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Author Topic:   calling REAL scientists
abee
Inactive Junior Member


Message 1 of 11 (88297)
02-24-2004 2:31 AM


A YEC sent me this. It seems dead dodgy to me. However, I do NOT pretend to be a scientist, although I do believe in evolution. Any comments???

Radiometric Dating - The Assumptions
Many of the ages derived by radiometric dating techniques are highly
publicized. Nevertheless, the fundamental assumptions employed are not.
Here are the three major assumptions for your consideration:
1. The rate of decay remains constant.
2. There has been no contamination (that is, no daughter or
intermediate elements have been introduced or leeched from the specimen
of rock).
3. We can determine how much daughter there was to begin with (if
we assume there was no daughter to begin with, yet there was daughter at
the formation of the rock, the rock would have a superficial appearance
of age).
Are these foundational assumptions reasonable? Recent findings seem to
indicate that though we ourselves have not been able to vary the decay
rates by much in the laboratory, the decay rates may have been
accelerated in the unobservable past [1]. If this were the case, the
first assumption would be deemed unreasonable. This would completely
upset our current standardized view of earth's history. Dr Carl Wieland
summarizes the recent findings: "When uranium decays to lead, a
by-product of this process is the formation of helium, a very light,
inert gas which readily escapes from rock. Certain crystals called
zircons, obtained from drilling into very deep granites, contain uranium
which has partly decayed into lead. By measuring the amount of uranium
and 'radiogenic lead' in these crystals, one can calculate that, if the
decay rate has been constant, about 1.5 billion years must have passed.
(This is consistent with the geologic 'age' assigned to the granites in
which these zircons are found.) There is a significant amount of helium
from that '1.5 billion years of decay' still inside the zircons. This is
at first glance surprising, because of the ease with which one would
expect helium (with its tiny, light, unreactive atoms) to escape from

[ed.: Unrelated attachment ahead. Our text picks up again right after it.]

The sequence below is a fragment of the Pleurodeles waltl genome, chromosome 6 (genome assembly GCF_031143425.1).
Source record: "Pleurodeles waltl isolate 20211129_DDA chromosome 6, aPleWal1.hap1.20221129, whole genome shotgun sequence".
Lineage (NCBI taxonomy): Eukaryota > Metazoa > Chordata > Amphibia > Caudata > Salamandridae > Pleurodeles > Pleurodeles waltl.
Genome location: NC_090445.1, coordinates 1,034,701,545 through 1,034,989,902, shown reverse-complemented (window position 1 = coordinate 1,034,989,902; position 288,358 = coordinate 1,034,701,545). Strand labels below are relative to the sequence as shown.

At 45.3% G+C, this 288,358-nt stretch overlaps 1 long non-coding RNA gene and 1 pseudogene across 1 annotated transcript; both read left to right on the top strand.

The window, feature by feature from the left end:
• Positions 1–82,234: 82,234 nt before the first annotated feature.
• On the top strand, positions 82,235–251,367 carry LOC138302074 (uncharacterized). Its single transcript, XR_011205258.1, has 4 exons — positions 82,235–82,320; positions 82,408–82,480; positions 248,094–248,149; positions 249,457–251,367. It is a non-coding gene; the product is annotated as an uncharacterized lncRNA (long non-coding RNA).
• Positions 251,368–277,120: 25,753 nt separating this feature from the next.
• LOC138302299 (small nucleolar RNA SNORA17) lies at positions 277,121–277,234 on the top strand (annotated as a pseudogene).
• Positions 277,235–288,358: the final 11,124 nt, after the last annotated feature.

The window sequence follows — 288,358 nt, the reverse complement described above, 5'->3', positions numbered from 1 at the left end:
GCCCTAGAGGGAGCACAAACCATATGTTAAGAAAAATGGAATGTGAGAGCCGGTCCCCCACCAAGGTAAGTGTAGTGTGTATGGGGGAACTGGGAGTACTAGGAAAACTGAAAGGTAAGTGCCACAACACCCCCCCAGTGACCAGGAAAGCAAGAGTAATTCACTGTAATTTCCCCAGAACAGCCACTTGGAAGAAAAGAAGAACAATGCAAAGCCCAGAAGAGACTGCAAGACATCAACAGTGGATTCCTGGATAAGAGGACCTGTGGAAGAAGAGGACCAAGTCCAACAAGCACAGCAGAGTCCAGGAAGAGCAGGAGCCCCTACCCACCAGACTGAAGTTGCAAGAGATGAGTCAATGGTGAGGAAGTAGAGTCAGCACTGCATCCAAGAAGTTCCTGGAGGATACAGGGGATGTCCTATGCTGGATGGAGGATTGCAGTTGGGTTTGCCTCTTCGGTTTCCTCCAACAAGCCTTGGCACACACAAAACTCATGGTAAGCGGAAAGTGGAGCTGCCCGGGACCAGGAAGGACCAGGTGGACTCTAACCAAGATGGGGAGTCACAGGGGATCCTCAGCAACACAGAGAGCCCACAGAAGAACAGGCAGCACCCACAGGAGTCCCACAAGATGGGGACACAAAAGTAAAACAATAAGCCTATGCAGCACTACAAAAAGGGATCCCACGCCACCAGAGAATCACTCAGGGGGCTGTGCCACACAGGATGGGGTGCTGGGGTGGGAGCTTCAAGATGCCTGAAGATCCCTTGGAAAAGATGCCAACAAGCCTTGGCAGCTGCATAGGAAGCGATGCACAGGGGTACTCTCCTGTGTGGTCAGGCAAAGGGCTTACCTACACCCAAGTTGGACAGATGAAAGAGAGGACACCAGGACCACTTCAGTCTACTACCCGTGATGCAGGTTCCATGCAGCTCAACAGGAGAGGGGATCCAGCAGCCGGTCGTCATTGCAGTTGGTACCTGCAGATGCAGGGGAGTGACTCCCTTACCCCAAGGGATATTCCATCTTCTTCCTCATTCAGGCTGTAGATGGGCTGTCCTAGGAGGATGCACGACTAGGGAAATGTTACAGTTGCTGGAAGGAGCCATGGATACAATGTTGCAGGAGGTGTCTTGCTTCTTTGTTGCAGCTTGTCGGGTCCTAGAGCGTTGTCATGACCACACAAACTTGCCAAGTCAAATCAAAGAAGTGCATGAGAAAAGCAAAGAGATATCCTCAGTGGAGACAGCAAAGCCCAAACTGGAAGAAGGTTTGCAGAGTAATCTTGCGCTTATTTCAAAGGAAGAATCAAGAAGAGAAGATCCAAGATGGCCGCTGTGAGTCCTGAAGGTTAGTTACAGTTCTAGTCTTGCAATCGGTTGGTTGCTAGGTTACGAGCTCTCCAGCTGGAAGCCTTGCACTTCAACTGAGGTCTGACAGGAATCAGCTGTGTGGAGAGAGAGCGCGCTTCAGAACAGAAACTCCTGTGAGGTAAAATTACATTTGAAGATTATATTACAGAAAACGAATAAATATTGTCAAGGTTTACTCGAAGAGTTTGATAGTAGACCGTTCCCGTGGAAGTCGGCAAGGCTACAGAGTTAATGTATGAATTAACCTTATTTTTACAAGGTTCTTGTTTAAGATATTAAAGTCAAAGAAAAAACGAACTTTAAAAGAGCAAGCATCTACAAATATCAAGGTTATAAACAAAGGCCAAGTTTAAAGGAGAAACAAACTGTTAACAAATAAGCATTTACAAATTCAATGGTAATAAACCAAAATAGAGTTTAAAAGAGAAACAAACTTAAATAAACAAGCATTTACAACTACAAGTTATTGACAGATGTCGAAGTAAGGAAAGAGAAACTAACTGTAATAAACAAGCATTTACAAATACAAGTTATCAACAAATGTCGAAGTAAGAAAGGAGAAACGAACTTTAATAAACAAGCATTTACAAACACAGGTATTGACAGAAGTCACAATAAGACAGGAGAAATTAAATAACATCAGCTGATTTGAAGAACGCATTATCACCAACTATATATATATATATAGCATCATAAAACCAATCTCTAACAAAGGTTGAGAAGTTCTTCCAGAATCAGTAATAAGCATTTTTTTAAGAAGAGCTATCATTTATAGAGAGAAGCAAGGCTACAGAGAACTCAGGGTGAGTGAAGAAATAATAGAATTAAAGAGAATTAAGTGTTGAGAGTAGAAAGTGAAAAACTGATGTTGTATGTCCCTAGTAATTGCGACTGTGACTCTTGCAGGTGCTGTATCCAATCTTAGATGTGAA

the spaces within the crystal structure. There should hardly be any
left, because with such a slow buildup, it should be seeping out
continually and not accumulating. Drawing any conclusions from the above
depends, of course, on actually measuring the rate at which helium leaks
out of zircons. This is what one of the recent RATE [2] papers reports
on. The samples were sent… to a world-class expert to measure these
rates. The consistent answer: the helium does indeed seep out quickly
over a wide range of temperatures. In fact, the results show that
because of all the helium still in the zircons, these crystals (and
since this is Precambrian basement granite, by implication the whole
earth) could not be older than between 4,000 and 14,000 years. In other
words, in only a few thousand years, 1.5 billion years' worth (at
today's rates) of radioactive decay has taken place. Interestingly, the
data has since been refined and updated to give a date of 5680 (+/-
2000) years." [3]
Footnotes:
1. D. Russel Humphreys, Steven A. Austin, John R. Baumgardner, Andrew A.
Snelling, Helium Diffusion Rates Support Accelerated Nuclear Decay;
Article available online at
http://www.icr.org/research/icc03/pdf/Helium_ICC_7-22-03.pdf.
2. The "RATE" project stands for, "Radioisotopes and the Age of The
Earth"
3. Carl Wieland, RATE Group Reveal Exciting Breakthroughs, 2003


Replies to this message:
 Message 2 by crashfrog, posted 02-24-2004 2:41 AM abee has responded
 Message 4 by kongstad, posted 02-24-2004 4:49 AM abee has responded
 Message 7 by JonF, posted 02-24-2004 9:04 AM abee has not yet responded
 Message 11 by Brad McFall, posted 02-24-2004 3:17 PM abee has not yet responded

  
crashfrog
Member (Idle past 329 days)
Posts: 19762
From: Silver Spring, MD
Joined: 03-20-2003


Message 2 of 11 (88301)
02-24-2004 2:41 AM
Reply to: Message 1 by abee
02-24-2004 2:31 AM


1. The rate of decay remains constant.

This isn't an assumption. We have evidence that decay rates have been constant for at least the last 2 billion years. There's no evidence that rates vary under ordinary circumstances, or circumstances that would leave no other evidence.

2. There has been no contamination (that is, no daughter or
intermediate elements have been introduced or leeched from the specimen
of rock).

Not an assumption. Contamination would leave evidence that we could detect.

3. We can determine how much daughter there was to begin with (if
we assume there was no daughter to begin with, yet there was daughter at
the formation of the rock, the rock would have a superficial appearance
of age).